Bonchurch is an intriguing small Isle of Wight village east of Ventnor, and one of the oldest settlements on the Island, with prehistoric and Roman roots. It is situated on a stable former landslip, with small steep, wooded, hills, stepped paths and attractive Victorian houses. The alluring village pond is fed by a spring, which is believed to have been the reason for the original settlement. It is known for the old church of St Boniface, who traditionally preached nearby in the 8th century, and was mentioned in the Domesday Survey as ‘Bonecerce’. The Battle of Bonchurch was fought in July 1545 when 500 French soldiers landed as part of a French invasion and were decisively beaten by the local Isle of Wight militia. In the 19th century, Bonchurch became a fashionable place, welcoming such visitors as Charles Dickens, Thomas Carlyle and Thomas Macaulay. The poet Algernon Charles Swinburne spent his boyhood in the village, at East Dene house, and is buried in the churchyard of St Boniface New Church.
Bosham is a small, attractive, village on the side of an inlet in Chichester Harbour and beloved of yachtspeople. It is an ancient place, and apparently the (contested) location for King Cnut's encounter with the waves. There is a lovely church, a craft centre, tea shops and a couple of nice pubs.
Situated off the A259 between Chichester and Emsworth.
Block of smooth sandstone which allegedly (but probably not) gives the village of Chiddingstone its name and which has a mysterious past. One story is that it was used as a place of judgement in ancient times - hence 'chiding stone'. The village is a peach - most of the buildings are owned by the National Trust and are over 200 years old.
Chiddingstone is located on a minor road between Edenbridge and Tonbridge; the River Eden flows just to the north.
The picturesque and very unusual village of Clovelly, with its distinctly Celtic-sounding name, is situated on Devon’s beautiful north coast. A little frozen in time, with most of its buildings listed, it has been in private ownership since the time of Elizabeth I and home to the Rous family for over 400 years. A charge is payable for visitor access. The village is still a working fishing port, clinging to a 400 foot cliff overlooking Bideford Bay. There has been no motorised vehicular access to its steep, cobbled, street since the 1920’s – just donkeys and sledges. These days, donkeys are used to give children rides – all goods are moved using man-powered sledges. Access to the village is not suitable for wheelchairs or pushchairs.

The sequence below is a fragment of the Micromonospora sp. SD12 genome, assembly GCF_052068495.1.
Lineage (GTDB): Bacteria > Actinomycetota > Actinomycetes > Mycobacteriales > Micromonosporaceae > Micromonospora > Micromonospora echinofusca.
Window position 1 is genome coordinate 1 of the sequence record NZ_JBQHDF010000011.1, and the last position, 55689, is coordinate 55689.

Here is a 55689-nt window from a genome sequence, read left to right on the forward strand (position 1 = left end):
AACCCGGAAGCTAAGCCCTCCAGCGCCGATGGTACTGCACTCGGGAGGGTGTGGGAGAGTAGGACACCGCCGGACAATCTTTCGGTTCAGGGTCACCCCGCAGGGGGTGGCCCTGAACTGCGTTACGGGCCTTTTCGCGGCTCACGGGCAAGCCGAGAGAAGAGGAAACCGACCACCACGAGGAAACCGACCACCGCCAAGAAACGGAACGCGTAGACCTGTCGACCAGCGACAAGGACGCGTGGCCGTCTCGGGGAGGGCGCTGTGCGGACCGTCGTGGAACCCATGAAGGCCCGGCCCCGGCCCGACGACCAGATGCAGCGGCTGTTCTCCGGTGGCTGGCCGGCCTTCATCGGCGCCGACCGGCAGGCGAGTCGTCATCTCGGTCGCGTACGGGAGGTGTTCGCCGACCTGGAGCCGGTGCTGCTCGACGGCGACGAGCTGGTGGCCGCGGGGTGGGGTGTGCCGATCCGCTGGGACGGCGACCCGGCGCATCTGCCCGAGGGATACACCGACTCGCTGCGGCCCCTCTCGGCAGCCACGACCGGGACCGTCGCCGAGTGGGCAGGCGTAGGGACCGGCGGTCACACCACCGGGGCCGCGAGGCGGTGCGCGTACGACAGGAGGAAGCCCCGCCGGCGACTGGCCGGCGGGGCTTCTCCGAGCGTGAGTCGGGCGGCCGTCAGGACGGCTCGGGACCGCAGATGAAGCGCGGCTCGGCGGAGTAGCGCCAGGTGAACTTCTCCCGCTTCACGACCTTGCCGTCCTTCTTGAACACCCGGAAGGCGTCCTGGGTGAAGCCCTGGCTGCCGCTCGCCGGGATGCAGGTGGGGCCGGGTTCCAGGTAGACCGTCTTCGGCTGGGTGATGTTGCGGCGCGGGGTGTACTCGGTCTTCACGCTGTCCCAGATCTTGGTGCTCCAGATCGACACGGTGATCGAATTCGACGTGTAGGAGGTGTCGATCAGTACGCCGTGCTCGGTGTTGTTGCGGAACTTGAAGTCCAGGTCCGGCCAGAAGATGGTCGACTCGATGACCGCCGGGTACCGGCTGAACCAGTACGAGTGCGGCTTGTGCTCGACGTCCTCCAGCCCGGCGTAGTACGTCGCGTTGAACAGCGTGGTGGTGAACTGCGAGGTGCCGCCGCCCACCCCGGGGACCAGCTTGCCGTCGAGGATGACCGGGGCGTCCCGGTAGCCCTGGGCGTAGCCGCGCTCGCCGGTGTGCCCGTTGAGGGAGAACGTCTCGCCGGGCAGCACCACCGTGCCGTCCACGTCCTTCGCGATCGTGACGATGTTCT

There is a tradition that the origins of Culross were as a 6th century Christian community, headed by St Serf. St Mungo, or St Kentigern, is reputed to have been born here and a chapel, the ruins of which can be visited, was built on the site of his birth. An abbey was founded in the 13th century and the monks began coal mining. There was an iron industry too, and salt panning. It was a busy port. In 1575, Sir George Bruce, a descendant of Robert the Bruce, was granted the lease of the abbey's collieries. Bruce built what is believed to be the first coal mine to extend under the sea, and invented the means by which it could be kept drained. He was also the builder of Culross Palace. James VI visited and granted the burgh of Culross royal status – so as ‘the Royal Burgh of Culross’, it prospered. However, a great storm destroyed the submarine coal mine. For a while, Culross had a thriving boot and shoe industry. But industries declined and so did the town. The National Trust for Scotland acquired the palace in the 1930s and set about preserving and restoring it, as well as many of the town’s other buildings. The result is that Culross looks like something from the 17th century, albeit a little sanitised version of it (thank goodness). In addition to the ochre-coloured palace and its garden, highlights include the Town House (reputedly used as a prison for witches) and the abbey. But simply wandering round the old cobbled streets is very pleasant too.
There is a car park a short walk from the village centre.